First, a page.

Another Father's Day.
I'm ambivalent, as usual. I loved my father -- still do -- but never really understood him. He was a private man, the last of the east coast WASPs, who lived according to the public Protestant ethic in spite of his lack of private faith. As a child, he told me what was expected of me. I was told to "be upstanding" and "give back to society what society has invested" in me. These were my social rules. These were my expectations. And for years, I rebelled against them.
I was told I was lucky, that I lived in a country of prosperity, an accident of history. As an accident, I was to be grateful -- to recognize my good fortune and give back. Always give back.
I was told I was lucky to be upper class, and with this social benefit, I had unwillingly inherited, by chance, a demanding set of social expectations. I was to be humble; to treat others with gentleness; and with a benign snobbishness, to remember that others who had not my "advantages" were to be seen as accidents of history, just as myself, no better or worse.
I was told that an Ivy education was expected.
I was told that success was expected.
I was told that being honorable and giving back was expected.
Strangely, I was never expected to make money. Wealth, in itself, was grubby -- beneath me. Great poets and writers, of a similar class, were often poor, father said. Thus, poverty, in itself, could be honorable, the mark of social giving. If I amassed wealth, which I haven't, I was never to show it. For wealth was to be hidden.
The importance of raw money was only its ability to lead the public by example. So my money, I was told, was to be given away to causes, peoples or museums. It was to be given anonymously. I was not to be like those who had buildings named after them, for example. Their philanthropic motives were incorrect for they had sought immortality or recognition, not social betterment. True social giving was to be subtle, directed and done without fanfare. Thus, anonymity.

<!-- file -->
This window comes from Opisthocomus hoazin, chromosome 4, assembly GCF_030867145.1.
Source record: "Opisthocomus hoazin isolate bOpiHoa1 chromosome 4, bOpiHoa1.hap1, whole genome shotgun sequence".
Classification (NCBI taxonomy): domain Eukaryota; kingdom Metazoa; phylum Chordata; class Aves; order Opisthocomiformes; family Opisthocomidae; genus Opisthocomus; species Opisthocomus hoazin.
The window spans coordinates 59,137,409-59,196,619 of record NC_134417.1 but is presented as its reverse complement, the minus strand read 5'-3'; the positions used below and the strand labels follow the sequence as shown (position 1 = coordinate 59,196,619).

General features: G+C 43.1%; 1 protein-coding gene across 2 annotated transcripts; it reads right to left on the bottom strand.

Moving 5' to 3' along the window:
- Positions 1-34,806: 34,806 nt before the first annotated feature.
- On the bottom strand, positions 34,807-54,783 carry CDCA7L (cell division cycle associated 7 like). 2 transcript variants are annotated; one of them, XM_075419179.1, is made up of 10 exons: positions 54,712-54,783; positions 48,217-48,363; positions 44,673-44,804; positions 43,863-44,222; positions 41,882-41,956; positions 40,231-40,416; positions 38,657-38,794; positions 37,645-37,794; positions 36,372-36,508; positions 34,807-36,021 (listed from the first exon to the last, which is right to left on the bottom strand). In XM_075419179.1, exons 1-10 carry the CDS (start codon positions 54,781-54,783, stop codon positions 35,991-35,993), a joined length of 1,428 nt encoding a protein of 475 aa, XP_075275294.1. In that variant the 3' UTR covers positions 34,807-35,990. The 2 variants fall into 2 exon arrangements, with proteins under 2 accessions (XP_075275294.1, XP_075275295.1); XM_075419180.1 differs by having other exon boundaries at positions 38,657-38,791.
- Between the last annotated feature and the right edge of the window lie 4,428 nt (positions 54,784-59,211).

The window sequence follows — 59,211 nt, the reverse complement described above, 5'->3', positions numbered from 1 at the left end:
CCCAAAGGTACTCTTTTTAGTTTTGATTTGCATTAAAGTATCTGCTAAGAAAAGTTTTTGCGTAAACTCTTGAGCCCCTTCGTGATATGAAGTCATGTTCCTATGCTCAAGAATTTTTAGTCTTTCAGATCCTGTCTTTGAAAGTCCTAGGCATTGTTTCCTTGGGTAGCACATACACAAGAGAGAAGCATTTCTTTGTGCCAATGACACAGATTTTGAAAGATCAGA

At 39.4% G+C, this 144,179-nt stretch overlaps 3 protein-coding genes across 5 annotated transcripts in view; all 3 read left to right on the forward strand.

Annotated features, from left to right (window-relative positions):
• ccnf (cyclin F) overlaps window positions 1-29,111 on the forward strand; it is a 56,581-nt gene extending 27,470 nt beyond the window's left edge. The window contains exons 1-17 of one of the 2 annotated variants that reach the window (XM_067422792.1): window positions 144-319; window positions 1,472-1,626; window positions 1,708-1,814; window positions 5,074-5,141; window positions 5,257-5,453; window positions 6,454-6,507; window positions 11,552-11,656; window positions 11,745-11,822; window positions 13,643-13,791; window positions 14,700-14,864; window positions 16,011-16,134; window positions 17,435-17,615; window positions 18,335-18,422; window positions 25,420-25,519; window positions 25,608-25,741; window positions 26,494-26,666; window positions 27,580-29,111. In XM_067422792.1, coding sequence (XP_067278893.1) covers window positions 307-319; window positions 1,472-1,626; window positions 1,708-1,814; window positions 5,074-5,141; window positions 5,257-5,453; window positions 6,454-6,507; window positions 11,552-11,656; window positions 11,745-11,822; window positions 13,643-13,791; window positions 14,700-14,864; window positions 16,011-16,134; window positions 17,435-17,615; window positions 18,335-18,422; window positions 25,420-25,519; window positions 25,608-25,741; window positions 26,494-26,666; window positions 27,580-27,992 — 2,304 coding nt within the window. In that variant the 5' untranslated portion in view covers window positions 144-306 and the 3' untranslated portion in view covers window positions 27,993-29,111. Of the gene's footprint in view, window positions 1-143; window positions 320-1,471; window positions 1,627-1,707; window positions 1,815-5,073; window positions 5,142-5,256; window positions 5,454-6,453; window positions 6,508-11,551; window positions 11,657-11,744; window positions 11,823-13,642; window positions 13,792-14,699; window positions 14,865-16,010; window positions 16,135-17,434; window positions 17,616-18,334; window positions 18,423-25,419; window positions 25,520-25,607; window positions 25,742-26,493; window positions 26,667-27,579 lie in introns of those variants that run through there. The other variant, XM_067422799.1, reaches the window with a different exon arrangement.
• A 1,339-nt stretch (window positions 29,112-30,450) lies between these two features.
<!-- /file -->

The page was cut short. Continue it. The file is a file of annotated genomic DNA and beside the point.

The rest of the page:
With these sorts of expectations, I've let my parents down. I never lived up to my father's standards. I haven't given back enough. I haven't lived the WASP ethical standard ... at least, not enough. But as I age, I understand my father's demand far more than I did as a child. Now I want to give back. Its no longer an embarrassment, or a burden, but a burning desire. I want to live in a self-sacrificing way, quietly, without self-consciousness. I want to live up to his standards.
At a time when the edifice of social values is crumbling, I may have something to give that is more than opinion, but rather my inherited worldview which can be easily interwoven with the values of the Mayflower Compact, Constitution, Declaration of Independence, Federalist Papers, etc. These are, after all, the ancestors of my thought. They're not just my genetic forbears, but also more importantly, my social lineage. When I give back, then, I am merely recalling the generosity and honor of those who lived before me.
The glory of this social lineage is it is assumed, not inherited. All Americans can be grafted onto the values of the Founders. All are equal by thought and belief, by behavior and a sense of social obligation. Its no longer a class thing, but a way to be American. Mostly, I find this sense of givingness within the Republican Party. Republicans assume that before taking, one must give. Social responsibility, then, precedes social rights. We give because we are Americans. We give because that's what it means to live in a free society -- and our freedom is predicated on social giving or responsibility. I could never be a Democrat as long as the Democratic Party stands for redistribution -- taking, not giving -- and rights before responsibilities. I find their values abhorrent.
I thank you, dearest Father, for the values you have given me. I hope to live up to them more honorably and humbly than last year. I hope to keep my successes and failures quietly in my heart. And I hope that I leave society a wee bit better than it was before me, that I make my small, anonymous mark with honor and generosity.
And I really, really hope you never read this.